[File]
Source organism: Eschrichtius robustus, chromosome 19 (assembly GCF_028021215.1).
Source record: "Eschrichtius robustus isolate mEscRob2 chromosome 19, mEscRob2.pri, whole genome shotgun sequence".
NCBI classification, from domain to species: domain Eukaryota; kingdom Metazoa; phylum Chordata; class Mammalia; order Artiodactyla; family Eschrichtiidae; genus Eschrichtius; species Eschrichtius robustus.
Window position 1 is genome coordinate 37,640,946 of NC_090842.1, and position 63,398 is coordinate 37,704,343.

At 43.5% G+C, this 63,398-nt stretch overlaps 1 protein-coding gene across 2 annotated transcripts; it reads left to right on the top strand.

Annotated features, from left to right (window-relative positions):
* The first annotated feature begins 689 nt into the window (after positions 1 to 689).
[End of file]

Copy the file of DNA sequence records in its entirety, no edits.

Source organism: Eschrichtius robustus, chromosome 19 (assembly GCF_028021215.1).
Source record: "Eschrichtius robustus isolate mEscRob2 chromosome 19, mEscRob2.pri, whole genome shotgun sequence".
NCBI classification, from domain to species: domain Eukaryota; kingdom Metazoa; phylum Chordata; class Mammalia; order Artiodactyla; family Eschrichtiidae; genus Eschrichtius; species Eschrichtius robustus.
Window position 1 is genome coordinate 37,640,946 of NC_090842.1, and position 63,398 is coordinate 37,704,343.

At 43.5% G+C, this 63,398-nt stretch overlaps 1 protein-coding gene across 2 annotated transcripts; it reads left to right on the top strand.

Annotated features, from left to right (window-relative positions):
* The first annotated feature begins 689 nt into the window (after positions 1 to 689).